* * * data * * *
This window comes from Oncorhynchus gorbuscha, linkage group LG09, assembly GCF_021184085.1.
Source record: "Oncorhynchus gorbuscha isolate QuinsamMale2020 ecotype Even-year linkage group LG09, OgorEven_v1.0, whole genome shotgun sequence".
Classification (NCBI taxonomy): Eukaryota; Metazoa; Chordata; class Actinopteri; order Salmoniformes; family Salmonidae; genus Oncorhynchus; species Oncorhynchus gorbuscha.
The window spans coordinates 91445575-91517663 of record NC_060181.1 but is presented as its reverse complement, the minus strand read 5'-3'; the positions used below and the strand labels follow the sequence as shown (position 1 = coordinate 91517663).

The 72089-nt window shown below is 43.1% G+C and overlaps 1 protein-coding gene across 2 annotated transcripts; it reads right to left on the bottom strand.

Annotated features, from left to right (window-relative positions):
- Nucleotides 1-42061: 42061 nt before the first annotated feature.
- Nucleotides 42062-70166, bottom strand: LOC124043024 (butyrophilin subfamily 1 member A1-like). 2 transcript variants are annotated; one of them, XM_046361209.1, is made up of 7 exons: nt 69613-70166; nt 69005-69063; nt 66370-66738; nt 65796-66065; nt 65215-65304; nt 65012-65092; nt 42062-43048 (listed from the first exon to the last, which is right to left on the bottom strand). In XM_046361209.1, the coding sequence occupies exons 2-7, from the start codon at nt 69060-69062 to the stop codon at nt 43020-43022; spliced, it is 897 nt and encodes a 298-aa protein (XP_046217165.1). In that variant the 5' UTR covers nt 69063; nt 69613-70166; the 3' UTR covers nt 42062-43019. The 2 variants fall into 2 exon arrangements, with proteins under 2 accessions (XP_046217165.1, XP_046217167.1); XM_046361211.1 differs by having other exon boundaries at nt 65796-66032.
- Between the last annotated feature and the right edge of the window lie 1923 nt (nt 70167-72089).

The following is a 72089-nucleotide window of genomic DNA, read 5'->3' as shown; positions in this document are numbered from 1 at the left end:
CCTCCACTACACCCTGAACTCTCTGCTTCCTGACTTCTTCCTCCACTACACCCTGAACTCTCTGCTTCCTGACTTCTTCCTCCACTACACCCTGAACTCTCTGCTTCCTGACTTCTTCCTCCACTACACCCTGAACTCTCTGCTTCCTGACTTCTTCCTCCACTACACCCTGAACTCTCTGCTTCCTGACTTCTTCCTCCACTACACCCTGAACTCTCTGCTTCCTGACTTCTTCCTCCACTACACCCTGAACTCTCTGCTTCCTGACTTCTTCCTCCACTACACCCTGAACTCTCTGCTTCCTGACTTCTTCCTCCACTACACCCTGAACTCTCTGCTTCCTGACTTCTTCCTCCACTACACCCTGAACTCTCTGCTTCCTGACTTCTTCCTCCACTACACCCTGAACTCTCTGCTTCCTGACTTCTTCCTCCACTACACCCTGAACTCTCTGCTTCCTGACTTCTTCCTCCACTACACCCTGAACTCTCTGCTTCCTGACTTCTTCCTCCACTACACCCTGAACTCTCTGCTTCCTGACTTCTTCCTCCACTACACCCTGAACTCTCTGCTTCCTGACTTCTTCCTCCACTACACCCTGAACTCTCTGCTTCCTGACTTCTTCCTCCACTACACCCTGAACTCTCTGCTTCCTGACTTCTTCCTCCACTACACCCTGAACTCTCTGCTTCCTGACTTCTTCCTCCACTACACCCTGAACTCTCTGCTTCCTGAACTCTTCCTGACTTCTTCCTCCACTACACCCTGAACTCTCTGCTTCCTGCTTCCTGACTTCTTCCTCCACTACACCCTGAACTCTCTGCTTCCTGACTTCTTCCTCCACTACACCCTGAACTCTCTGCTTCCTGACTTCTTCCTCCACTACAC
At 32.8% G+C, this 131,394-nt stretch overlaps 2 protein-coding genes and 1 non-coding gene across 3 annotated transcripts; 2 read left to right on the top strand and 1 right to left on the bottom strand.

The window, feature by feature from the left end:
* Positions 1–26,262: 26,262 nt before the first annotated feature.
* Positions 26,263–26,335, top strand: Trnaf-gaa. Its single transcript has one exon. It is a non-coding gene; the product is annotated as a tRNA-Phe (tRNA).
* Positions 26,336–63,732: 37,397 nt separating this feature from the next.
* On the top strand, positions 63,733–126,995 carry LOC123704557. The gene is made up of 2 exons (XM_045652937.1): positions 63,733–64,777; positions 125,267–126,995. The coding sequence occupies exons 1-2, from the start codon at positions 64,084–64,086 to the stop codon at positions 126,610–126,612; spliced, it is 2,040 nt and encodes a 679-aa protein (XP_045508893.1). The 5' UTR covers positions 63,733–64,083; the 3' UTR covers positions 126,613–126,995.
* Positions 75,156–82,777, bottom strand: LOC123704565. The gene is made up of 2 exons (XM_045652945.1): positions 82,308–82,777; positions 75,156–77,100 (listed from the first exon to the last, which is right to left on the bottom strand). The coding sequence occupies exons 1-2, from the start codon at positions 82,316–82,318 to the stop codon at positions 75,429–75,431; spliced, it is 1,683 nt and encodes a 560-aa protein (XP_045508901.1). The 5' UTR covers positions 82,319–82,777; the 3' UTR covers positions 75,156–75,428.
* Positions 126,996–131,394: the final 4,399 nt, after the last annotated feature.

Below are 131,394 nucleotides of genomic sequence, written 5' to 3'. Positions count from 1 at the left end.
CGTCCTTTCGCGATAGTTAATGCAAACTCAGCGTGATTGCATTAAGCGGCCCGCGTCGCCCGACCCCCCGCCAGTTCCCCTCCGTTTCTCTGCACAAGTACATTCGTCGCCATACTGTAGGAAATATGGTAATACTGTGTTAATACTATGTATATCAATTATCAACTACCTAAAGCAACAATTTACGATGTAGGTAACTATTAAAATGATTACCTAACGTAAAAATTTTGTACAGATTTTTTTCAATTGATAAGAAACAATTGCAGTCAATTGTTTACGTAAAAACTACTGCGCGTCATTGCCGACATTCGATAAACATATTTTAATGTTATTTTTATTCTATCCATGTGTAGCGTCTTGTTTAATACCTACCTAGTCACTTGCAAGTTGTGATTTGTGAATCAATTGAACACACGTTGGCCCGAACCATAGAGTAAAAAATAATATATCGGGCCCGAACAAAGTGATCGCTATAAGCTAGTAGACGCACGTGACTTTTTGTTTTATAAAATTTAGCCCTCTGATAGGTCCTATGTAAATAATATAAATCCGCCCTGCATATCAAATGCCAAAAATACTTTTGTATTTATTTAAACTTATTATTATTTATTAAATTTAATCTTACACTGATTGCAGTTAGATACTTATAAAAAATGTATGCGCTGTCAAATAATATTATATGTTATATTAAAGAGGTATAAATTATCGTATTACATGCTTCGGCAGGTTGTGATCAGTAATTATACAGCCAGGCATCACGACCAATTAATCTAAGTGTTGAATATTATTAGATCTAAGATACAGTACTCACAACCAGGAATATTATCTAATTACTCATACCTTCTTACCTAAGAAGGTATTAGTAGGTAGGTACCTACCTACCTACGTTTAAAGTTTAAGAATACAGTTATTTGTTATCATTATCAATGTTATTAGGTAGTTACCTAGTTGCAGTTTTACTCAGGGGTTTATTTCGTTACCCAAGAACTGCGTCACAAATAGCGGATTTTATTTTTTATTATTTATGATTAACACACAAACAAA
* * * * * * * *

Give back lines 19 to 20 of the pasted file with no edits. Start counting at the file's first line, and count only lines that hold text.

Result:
* Positions 126,996–131,394: the final 4,399 nt, after the last annotated feature.

Below are 131,394 nucleotides of genomic sequence, written 5' to 3'. Positions count from 1 at the left end.